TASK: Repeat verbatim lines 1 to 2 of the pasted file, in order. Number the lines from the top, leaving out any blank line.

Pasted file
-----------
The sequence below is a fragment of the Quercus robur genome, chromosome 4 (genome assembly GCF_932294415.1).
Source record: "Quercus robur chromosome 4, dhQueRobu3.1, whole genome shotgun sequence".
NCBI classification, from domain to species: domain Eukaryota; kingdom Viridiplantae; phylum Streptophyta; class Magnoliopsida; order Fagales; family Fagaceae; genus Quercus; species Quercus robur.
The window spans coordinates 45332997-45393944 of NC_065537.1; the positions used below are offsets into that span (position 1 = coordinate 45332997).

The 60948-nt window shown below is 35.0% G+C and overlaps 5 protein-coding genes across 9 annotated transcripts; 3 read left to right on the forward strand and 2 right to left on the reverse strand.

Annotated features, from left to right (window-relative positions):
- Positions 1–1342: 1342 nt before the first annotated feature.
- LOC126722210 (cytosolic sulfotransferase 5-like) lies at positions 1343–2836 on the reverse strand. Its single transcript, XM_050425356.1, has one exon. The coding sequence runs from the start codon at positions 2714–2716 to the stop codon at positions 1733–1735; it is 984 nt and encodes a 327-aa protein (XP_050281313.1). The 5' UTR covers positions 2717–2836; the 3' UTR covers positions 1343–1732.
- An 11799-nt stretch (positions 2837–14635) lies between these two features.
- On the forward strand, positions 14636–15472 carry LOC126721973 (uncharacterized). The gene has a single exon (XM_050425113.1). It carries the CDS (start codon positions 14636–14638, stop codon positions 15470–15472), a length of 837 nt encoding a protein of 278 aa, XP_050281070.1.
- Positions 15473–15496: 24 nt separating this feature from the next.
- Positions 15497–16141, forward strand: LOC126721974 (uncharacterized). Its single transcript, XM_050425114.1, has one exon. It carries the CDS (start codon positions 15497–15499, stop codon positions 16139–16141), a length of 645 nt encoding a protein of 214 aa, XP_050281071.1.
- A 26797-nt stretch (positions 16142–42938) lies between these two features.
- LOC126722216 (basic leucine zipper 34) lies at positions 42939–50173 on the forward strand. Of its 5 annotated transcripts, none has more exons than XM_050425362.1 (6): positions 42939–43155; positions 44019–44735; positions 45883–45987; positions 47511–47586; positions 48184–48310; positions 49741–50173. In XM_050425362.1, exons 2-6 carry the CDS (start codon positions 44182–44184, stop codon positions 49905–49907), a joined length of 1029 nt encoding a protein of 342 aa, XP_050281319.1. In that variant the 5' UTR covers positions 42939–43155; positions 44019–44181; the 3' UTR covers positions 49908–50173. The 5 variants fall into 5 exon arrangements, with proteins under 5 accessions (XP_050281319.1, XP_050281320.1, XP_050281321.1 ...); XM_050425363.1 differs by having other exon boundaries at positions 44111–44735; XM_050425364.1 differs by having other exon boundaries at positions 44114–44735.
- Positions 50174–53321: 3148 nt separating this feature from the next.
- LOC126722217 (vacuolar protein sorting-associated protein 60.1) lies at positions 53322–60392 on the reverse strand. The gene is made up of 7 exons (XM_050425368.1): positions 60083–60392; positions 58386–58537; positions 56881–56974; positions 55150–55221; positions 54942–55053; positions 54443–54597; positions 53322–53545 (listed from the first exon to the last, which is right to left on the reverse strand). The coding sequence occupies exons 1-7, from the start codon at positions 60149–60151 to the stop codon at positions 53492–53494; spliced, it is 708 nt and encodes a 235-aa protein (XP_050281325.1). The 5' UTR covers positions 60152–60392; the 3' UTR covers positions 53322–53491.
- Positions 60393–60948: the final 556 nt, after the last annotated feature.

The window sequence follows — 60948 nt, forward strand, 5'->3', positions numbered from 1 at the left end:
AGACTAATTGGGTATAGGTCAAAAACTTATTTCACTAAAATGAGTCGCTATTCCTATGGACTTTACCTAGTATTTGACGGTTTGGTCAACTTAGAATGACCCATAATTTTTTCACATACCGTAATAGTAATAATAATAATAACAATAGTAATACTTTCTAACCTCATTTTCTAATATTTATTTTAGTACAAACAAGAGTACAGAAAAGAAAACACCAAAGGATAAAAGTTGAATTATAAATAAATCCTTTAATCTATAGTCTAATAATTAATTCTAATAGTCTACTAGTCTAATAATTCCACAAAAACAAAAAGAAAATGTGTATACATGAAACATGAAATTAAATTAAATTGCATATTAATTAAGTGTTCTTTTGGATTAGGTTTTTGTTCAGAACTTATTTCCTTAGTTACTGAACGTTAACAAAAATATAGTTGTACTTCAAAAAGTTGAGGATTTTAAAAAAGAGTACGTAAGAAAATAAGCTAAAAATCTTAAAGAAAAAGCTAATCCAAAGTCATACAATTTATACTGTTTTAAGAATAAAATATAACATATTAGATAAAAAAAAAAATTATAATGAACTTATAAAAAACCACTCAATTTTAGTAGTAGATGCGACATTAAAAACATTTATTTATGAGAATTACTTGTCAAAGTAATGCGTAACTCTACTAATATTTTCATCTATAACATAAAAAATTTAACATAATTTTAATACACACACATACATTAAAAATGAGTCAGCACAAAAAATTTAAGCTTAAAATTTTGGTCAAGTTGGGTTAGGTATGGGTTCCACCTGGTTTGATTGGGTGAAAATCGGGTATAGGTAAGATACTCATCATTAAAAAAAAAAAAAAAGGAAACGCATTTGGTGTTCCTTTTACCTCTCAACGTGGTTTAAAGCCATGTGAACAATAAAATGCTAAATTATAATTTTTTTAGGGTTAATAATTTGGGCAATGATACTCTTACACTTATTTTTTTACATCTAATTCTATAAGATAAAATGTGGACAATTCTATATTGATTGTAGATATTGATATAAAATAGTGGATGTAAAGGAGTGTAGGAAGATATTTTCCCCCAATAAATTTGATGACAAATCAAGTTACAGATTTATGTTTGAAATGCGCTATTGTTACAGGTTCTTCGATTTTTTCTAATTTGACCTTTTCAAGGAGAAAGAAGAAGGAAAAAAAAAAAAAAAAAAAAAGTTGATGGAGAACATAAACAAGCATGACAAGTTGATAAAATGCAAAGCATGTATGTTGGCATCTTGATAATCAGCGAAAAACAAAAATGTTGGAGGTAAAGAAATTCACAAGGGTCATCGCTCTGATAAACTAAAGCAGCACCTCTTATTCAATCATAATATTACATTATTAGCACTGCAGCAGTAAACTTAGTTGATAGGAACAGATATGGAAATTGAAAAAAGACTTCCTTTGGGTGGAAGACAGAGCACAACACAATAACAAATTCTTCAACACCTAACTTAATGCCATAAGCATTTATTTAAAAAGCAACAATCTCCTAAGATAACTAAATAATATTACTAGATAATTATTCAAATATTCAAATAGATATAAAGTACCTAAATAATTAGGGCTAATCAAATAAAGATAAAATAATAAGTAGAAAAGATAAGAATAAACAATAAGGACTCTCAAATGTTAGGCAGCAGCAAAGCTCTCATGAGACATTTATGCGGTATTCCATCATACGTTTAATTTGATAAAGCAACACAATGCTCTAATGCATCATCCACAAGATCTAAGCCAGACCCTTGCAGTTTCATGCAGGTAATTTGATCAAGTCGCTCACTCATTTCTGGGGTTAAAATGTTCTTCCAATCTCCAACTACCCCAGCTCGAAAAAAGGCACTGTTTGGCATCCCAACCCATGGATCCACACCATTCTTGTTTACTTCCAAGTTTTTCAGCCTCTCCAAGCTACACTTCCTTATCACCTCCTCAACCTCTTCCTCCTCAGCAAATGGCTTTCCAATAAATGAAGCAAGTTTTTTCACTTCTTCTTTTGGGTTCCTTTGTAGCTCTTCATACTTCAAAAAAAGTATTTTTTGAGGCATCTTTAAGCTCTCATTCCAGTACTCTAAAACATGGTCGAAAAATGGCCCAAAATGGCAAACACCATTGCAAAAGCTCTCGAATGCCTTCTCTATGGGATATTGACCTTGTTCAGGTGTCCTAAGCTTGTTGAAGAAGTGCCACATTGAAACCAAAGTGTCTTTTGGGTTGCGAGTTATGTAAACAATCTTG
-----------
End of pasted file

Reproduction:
The sequence below is a fragment of the Quercus robur genome, chromosome 4 (genome assembly GCF_932294415.1).
Source record: "Quercus robur chromosome 4, dhQueRobu3.1, whole genome shotgun sequence".